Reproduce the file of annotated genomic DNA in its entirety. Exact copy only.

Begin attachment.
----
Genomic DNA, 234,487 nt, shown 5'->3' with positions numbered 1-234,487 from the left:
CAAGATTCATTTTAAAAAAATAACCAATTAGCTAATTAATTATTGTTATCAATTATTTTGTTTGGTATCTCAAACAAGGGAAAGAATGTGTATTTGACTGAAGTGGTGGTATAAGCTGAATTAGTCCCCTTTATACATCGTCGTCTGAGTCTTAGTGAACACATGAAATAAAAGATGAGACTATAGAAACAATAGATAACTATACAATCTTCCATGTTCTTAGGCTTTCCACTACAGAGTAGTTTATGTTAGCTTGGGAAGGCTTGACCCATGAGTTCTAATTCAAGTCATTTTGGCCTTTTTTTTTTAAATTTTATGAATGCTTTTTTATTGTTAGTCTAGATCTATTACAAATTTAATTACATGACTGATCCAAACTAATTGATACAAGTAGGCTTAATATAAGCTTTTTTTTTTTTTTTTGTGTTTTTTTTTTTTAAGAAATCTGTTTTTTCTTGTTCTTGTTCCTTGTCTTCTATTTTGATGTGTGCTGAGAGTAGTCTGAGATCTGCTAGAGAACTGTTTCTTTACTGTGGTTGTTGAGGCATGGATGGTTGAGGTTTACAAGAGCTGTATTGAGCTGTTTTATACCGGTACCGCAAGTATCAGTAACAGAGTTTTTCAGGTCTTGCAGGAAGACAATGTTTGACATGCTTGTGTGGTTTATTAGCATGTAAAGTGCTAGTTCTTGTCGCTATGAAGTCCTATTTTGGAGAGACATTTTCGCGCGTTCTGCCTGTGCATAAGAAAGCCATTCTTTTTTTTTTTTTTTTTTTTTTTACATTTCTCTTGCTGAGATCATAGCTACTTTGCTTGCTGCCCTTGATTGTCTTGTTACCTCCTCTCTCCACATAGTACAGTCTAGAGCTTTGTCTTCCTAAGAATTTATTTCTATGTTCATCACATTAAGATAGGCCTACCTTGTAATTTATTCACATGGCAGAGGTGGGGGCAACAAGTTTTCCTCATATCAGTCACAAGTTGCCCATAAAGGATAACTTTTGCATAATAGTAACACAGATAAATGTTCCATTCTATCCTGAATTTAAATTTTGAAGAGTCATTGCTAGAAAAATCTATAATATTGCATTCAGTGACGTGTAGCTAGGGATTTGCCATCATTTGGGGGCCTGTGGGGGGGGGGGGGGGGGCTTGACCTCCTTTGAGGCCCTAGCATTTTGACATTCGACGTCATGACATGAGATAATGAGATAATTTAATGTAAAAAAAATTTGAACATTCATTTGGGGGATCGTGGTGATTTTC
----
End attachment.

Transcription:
Genomic DNA, 234,487 nt, shown 5'->3' with positions numbered 1-234,487 from the left:
CAAGATTCATTTTAAAAAAATAACCAATTAGCTAATTAATTATTGTTATCAATTATTTTGTTTGGTATCTCAAACAAGGGAAAGAATGTGTATTTGACTGAAGTGGTGGTATAAGCTGAATTAGTCCCCTTTATACATCGTCGTCTGAGTCTTAGTGAACACATGAAATAAAAGATGAGACTATAGAAACAATAGATAACTATACAATCTTCCATGTTCTTAGGCTTTCCACTACAGAGTAGTTTATGTTAGCTTGGGAAGGCTTGACCCATGAGTTCTAATTCAAGTCATTTTGGCCTTTTTTTTTTAAATTTTATGAATGCTTTTTTATTGTTAGTCTAGATCTATTACAAATTTAATTACATGACTGATCCAAACTAATTGATACAAGTAGGCTTAATATAAGCTTTTTTTTTTTTTTTTGTGTTTTTTTTTTTTAAGAAATCTGTTTTTTCTTGTTCTTGTTCCTTGTCTTCTATTTTGATGTGTGCTGAGAGTAGTCTGAGATCTGCTAGAGAACTGTTTCTTTACTGTGGTTGTTGAGGCATGGATGGTTGAGGTTTACAAGAGCTGTATTGAGCTGTTTTATACCGGTACCGCAAGTATCAGTAACAGAGTTTTTCAGGTCTTGCAGGAAGACAATGTTTGACATGCTTGTGTGGTTTATTAGCATGTAAAGTGCTAGTTCTTGTCGCTATGAAGTCCTATTTTGGAGAGACATTTTCGCGCGTTCTGCCTGTGCATAAGAAAGCCATTCTTTTTTTTTTTTTTTTTTTTTTTACATTTCTCTTGCTGAGATCATAGCTACTTTGCTTGCTGCCCTTGATTGTCTTGTTACCTCCTCTCTCCACATAGTACAGTCTAGAGCTTTGTCTTCCTAAGAATTTATTTCTATGTTCATCACATTAAGATAGGCCTACCTTGTAATTTATTCACATGGCAGAGGTGGGGGCAACAAGTTTTCCTCATATCAGTCACAAGTTGCCCATAAAGGATAACTTTTGCATAATAGTAACACAGATAAATGTTCCATTCTATCCTGAATTTAAATTTTGAAGAGTCATTGCTAGAAAAATCTATAATATTGCATTCAGTGACGTGTAGCTAGGGATTTGCCATCATTTGGGGGCCTGTGGGGGGGGGGGGGGGGGCTTGACCTCCTTTGAGGCCCTAGCATTTTGACATTCGACGTCATGACATGAGATAATGAGATAATTTAATGTAAAAAAAATTTGAACATTCATTTGGGGGATCGTGGTGATTTTC